How to avoid ‘traveller’s constipation’ on your next holiday

This may be a case of TMI (too much information) but I find my digestion gets a little dinky on holiday.

That’s the PG way of putting it.

It all starts the morning of a flight. I get excited and seem to ‘seize up’. On a long flight, I then bloat and by the time I land it’s like a dam has been built in my bowel.

You get the picture.

It’s not an uncommon complaint, it seems. Studies show that ‘traveller’s constipation’ affects one in three people while on holiday.

Key points:

  • Factors such as dehydration, immobility, and changes in sleep routine contribute to constipation.
  • Prioritise hydration, fibre-rich foods, and a regular sleep routine to prevent traveller’s constipation.
  • Proactive measures include consuming enough fluids, eating fibre-rich foods, and avoiding excessive pushing or straining.
  • Over-the-counter laxatives and medical advice should be sought if constipation persists or worsens.

Who does traveller’s constipation affect?

Travelling should be a time for relaxation and exploration, but for many people it can bring about a surprising and uncomfortable issue: traveller’s constipation.

Dr Satish Rao, a professor of medicine at Augusta University, says that experiencing difficulties with bowel movements while on holiday is actually quite common, affecting perhaps one in three people.

How do I know if I have it?

Oh, you’ll know. But in case you need an explainer, constipation is usually defined as having fewer than three bowel movements a week or experiencing lumpy and difficult-to-pass stools.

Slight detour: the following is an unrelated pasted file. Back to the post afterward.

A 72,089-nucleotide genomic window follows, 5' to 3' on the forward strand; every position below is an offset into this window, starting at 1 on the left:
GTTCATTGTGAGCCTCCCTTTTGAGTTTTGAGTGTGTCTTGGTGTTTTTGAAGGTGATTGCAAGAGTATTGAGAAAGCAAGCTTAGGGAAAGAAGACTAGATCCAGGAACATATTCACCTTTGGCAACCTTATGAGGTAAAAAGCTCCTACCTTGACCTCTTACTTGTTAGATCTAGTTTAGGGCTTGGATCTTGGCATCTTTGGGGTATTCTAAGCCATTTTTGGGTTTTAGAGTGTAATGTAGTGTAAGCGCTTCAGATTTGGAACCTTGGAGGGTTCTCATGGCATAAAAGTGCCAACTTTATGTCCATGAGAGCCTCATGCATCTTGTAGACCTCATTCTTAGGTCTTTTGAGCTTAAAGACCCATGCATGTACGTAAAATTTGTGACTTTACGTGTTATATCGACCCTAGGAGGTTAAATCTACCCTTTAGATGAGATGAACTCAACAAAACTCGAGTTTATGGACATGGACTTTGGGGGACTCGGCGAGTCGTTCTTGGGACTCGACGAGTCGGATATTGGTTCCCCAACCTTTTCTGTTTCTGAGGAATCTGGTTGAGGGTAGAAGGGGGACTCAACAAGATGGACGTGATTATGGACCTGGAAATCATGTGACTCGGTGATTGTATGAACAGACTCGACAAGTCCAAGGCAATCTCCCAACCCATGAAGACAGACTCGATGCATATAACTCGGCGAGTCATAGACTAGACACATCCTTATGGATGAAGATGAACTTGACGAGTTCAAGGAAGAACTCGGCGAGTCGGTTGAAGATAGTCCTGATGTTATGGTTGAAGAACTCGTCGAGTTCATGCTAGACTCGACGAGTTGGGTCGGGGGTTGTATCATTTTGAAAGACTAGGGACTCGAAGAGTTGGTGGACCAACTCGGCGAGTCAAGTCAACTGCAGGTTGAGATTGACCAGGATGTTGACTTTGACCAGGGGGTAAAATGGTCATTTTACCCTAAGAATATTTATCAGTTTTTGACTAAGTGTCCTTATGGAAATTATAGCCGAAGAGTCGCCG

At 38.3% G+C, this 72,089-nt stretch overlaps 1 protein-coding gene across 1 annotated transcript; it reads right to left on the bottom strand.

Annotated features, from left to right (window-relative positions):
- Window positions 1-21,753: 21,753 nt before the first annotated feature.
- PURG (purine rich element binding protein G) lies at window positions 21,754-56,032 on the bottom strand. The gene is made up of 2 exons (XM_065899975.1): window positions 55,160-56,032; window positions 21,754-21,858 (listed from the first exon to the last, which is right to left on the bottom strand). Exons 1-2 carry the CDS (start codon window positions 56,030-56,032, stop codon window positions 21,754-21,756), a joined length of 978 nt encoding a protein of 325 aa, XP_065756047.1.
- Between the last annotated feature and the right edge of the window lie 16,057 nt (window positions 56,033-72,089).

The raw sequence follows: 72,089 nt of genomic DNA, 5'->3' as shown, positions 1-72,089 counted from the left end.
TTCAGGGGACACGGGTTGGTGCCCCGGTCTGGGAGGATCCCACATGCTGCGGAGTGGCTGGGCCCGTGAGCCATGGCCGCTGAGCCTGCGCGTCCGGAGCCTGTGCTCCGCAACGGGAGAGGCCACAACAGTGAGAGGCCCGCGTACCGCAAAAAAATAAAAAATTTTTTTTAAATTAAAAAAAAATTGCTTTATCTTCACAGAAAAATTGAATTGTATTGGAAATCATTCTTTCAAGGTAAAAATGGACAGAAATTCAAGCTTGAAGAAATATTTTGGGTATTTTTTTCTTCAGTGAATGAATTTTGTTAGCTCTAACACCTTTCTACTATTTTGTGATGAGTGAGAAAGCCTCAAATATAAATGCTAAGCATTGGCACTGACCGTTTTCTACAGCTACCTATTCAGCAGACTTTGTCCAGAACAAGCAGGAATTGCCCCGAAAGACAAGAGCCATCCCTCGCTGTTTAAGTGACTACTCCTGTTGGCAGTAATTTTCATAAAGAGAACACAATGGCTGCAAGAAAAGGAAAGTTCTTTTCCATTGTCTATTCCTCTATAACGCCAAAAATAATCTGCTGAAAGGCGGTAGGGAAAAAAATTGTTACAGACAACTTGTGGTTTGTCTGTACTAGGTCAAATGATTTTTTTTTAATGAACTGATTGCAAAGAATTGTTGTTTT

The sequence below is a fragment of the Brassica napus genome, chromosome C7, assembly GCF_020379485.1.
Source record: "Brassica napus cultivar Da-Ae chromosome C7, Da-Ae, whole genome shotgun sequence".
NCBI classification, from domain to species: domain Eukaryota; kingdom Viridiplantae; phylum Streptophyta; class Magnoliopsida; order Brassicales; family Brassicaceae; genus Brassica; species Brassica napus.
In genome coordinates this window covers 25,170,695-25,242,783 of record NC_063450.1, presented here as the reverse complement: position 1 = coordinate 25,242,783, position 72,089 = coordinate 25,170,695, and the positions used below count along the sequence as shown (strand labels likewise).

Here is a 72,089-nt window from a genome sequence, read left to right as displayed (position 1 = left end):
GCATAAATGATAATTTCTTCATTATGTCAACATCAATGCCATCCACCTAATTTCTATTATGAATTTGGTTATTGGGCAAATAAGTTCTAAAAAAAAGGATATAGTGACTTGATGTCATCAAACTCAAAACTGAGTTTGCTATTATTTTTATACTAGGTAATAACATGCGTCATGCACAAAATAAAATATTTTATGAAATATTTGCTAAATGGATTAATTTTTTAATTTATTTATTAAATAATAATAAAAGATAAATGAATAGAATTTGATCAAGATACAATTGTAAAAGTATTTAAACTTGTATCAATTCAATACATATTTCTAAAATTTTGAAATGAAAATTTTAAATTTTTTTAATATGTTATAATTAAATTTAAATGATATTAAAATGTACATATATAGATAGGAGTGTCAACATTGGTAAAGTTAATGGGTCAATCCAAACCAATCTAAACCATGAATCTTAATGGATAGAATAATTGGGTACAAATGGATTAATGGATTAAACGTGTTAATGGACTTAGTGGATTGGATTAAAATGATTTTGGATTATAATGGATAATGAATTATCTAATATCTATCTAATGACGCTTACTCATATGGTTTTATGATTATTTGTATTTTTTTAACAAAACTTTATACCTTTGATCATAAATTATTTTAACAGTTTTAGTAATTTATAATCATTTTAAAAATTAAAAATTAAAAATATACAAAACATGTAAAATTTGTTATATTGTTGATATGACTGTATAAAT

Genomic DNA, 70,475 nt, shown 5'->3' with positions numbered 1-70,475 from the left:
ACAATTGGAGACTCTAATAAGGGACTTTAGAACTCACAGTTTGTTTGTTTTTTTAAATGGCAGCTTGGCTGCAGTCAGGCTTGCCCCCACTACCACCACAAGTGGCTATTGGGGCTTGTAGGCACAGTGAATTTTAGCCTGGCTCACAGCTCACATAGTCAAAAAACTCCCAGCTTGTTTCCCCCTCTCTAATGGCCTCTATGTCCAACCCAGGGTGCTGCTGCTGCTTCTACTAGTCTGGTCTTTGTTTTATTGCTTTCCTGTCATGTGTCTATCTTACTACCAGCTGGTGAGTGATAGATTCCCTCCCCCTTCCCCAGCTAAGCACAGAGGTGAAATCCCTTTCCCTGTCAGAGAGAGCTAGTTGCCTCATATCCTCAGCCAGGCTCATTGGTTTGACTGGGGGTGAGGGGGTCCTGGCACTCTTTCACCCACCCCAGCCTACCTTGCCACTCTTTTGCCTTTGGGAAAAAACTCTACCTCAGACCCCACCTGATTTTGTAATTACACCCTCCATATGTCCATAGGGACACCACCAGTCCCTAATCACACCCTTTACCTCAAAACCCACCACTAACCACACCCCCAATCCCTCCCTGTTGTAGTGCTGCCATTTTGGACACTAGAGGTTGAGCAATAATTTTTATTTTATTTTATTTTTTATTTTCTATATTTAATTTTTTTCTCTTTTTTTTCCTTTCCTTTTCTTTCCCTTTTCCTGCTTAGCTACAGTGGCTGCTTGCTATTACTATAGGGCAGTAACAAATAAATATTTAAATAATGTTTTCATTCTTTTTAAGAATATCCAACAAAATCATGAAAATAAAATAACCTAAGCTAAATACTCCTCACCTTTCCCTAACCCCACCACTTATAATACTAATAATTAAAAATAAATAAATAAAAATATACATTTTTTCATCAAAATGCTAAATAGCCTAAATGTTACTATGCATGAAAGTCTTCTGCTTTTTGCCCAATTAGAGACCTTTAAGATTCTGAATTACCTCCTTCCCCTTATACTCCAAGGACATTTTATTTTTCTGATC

When it comes to travel, a combination of factors can contribute to digestive discomfort. Long flights can lead to dehydration and immobility. Dry air in planes can cause dehydration, and some travellers may avoid drinking fluids to reduce the need to use the restroom frequently (guilty).

When the body becomes dehydrated, it pulls more fluid from the colon, resulting in hard, lumpy stools that can be difficult to pass.

Sitting still for extended periods can slow down the muscle contractions that move food through your digestive system. Sleep disruption can also cause constipation.

Changing time zones can confuse your colon, as your internal clock, known as the circadian rhythm, regulates both sleep and digestion. Even slight changes in your eating and sleeping routine can throw your innards out.

So, how can you prevent traveller’s constipation?

Be proactive with your diet, sleep, and hydration.

In the days leading up to your trip:

  • Make sure you’re getting enough fluids, especially if you’re travelling to high altitudes or hot climates.
  • Steer clear of too many bubbly drinks, as they may cause gas and bloating.
  • Prioritise fibre-rich foods such as fruits and vegetables, along with other sources of fibre. Aim for at least 25 grams of fibre per day.

While on holiday:

  • Soluble fibre supplements like psyllium can help with constipation, but be sure to drink them with water to soften your stool (and always consult your doctor before taking any supplements).
  • Fermented foods, such as sauerkraut, kimchi, or yoghurt, can support a healthy gut microbiome, aiding digestion. Additionally, drinking coffee can stimulate bowel movements.

If you’re still experiencing constipation, over-the-counter laxatives can provide relief. However, not all laxatives are suitable for travel, so check with a healthcare professional before using them.

Remember, it’s crucial to stay calm, as it’s a myth that you need to have a bowel movement every day. If it has been three times longer than your normal pattern, you may wish to seek medical advice. And if you notice blood in your stool or severe pain, contact a doctor immediately.

Finally, if you don’t feel the urge to go, avoid pushing or straining excessively, as this can lead to further complications.

By being proactive and taking simple preventive measures, you can enjoy your holiday without the discomfort of traveller’s constipation. Prioritising hydration, fibre-rich foods, and a regular sleep routine can go a long way in keeping your digestive system healthy.

Do you suffer from traveller’s constipation? What do you do to fix the issue? Why not share your tips with our members in the comments section below?

Also read: Are you busting to travel?

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